People with HIV face eviction in Atlanta housing fight

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Over 70 people living with HIV are facing evictions, and emergency aid isn’t coming anytime soon to help those affected by the City of Atlanta’s long-troubled HIV housing program.

The dispute between the city and Living Room, a housing organization for people living with HIV, affects some 250 city residents. Living Room says the city is months late on paying it some $500,000 owed as part of the federally-funded Housing Opportunities for People With AIDS (HOPWA) program. The city says Living Room failed to follow the program’s rules.

Stuck in the middle are the 250 residents living with HIV, who are now facing homelessness, according to Stefanie Sparks of Atlanta Legal Aid.

“For these clients, they have paid their portion of the rent, so they’re getting evicted through no fault of their own,” she told Project Q Atlanta. “Getting this eviction notice is trauma.”

Atlanta Legal Aid set up a team of lawyers to help 70 clients who said that Living Room hasn’t paid its portion of their rent for months, according to Sparks. Those clients stay in 54 rental units provided by for-profit company Rebirth Housing, according to the AJC. The clients have no hope of stopping their evictions, and half are scheduled to lose gas services and electricity on Friday.

“It’s not good,” Sparks said. “At this point, we are just trying to deal with each client on a case-by-case basis.”

The U.S. Department of Housing & Urban Development distributes HOPWA funding to cities, who are then responsible for distributing the money to housing organizations. Those groups use the money to pay for rent and other services for people living with HIV.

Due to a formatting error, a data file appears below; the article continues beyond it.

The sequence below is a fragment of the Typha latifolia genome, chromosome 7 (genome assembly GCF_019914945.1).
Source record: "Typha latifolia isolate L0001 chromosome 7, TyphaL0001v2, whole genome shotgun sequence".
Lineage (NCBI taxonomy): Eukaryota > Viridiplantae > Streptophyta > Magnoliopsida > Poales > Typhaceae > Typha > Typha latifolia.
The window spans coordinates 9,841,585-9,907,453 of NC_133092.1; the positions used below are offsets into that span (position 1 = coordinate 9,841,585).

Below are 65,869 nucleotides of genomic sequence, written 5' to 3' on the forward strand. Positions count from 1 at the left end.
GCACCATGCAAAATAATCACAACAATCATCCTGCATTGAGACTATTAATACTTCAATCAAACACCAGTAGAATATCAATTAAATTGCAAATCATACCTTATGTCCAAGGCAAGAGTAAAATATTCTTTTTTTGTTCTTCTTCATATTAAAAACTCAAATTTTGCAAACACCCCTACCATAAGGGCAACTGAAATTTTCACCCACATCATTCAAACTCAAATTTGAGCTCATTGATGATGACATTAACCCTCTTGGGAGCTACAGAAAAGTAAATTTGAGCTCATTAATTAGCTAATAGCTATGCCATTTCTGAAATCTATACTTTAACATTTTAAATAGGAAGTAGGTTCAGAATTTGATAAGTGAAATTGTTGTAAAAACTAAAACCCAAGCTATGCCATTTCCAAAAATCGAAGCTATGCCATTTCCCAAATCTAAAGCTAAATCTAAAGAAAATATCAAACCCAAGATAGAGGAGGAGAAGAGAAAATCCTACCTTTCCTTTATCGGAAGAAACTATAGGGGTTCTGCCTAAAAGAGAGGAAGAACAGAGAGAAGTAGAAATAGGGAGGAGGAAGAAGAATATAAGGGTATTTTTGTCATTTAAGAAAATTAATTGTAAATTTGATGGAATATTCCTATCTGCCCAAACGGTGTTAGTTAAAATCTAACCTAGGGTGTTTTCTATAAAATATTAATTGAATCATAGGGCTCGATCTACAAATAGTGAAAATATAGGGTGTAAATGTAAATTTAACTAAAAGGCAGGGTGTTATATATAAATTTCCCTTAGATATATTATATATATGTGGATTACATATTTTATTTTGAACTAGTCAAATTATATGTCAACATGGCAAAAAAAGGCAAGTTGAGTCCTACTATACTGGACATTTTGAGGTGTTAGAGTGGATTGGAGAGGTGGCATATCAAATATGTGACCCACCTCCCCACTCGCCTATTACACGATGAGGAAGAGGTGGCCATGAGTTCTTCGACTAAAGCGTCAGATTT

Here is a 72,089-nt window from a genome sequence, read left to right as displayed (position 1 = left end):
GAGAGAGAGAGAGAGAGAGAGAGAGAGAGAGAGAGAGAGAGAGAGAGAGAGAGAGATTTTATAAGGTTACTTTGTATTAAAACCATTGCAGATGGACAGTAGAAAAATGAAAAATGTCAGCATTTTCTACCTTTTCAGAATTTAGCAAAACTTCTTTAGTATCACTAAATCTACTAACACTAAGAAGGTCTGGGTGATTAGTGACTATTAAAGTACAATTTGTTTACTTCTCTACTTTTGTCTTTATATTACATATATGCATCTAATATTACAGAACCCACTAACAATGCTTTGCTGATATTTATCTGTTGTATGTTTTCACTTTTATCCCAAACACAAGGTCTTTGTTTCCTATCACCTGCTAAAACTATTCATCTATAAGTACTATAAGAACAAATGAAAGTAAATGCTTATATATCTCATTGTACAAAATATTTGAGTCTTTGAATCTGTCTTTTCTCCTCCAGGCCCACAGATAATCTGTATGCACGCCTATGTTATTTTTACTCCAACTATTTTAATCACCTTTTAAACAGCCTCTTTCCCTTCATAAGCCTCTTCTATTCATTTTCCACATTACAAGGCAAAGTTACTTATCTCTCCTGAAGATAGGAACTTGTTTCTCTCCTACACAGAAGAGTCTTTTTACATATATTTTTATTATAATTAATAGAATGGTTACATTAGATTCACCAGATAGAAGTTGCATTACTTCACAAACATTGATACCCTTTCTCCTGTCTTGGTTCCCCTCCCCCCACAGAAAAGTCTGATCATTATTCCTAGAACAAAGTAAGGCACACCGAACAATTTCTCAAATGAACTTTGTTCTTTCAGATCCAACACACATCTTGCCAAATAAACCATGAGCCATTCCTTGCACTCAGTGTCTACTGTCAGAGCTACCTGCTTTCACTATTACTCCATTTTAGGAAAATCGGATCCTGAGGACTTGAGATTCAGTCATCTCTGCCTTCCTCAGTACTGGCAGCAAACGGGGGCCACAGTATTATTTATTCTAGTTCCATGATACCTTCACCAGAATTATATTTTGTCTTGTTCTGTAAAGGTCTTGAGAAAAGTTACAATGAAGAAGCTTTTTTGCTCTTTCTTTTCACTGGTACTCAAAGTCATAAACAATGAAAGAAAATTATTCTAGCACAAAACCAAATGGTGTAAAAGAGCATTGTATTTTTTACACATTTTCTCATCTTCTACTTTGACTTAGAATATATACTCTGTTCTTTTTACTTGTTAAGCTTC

Jerome Brooks, executive director of Living Room, said the city is withholding the group’s HOPWA funds as retaliation for him proposing an overhaul of the city’s grants management departments.

A city spokesperson did not respond to Project Q’s questions about what the city is doing to help the 70 residents on the verge of homelessness, or the other 180 residents affected.

City sitting on over $20 million in HOPWA funds

The city manages the HOPWA program that covers 29 counties across the metro Atlanta area. Over 2,500 people living with HIV are served by the program, according to Rasheeda Jordan, housing director for Positive Impact Health Centers.

The city was supposed to administer $23 million in federal funds for the program, but has only spent $1.9 million of it, according to the AJC.

Problems with the city's HOPWA program go back years, issues chronicled by Project Qin August 2018. That's when housing advocates called the city's HOPWA grants management “a mess.” City officials hoped at the time to address the issues to avoid the problems when the city's new fiscal year opened this summer.

Atlanta City Councilmember Antonio Brown, the council’s sole LGBTQ member, is leading a new task force to address the HOPWA crisis.

“There’s a been a cumulative effect that’s been building up that’s put the city in the position it’s in,” Brown (photo) told Project Q. “We’re looking with this subcommittee at working with all the parties in coming up with a permanent solution to addressing this problem.”

The council’s Community Development & Human Services subcommittee voted Tuesday to give a $1.5 million emergency advance to eight entities affected by the HOPWA crisis: HOPE Atlanta, AID Atlanta, Making A Way Housing, Positive Impact Health Centers, Live Forward (formerly AIDS Athens), Atlanta Legal Aid, NAESM and the DeKalb County Board of Health.

But the measure won’t pass without a vote before the full council, which won’t meet again until Aug. 5 due to a two-week recess in July.

Brown abstained from the vote on emergency aid, saying he needed more information.

“I abstained from the vote pending that the Office of Grants Management provides a list from the providers on what these funds will be used for and inspecting to make sure they’re in compliance with HUD,” he said.

Until then, the affected residents will wait, with another month’s rent due in August and no end in sight to the city’s crisis.


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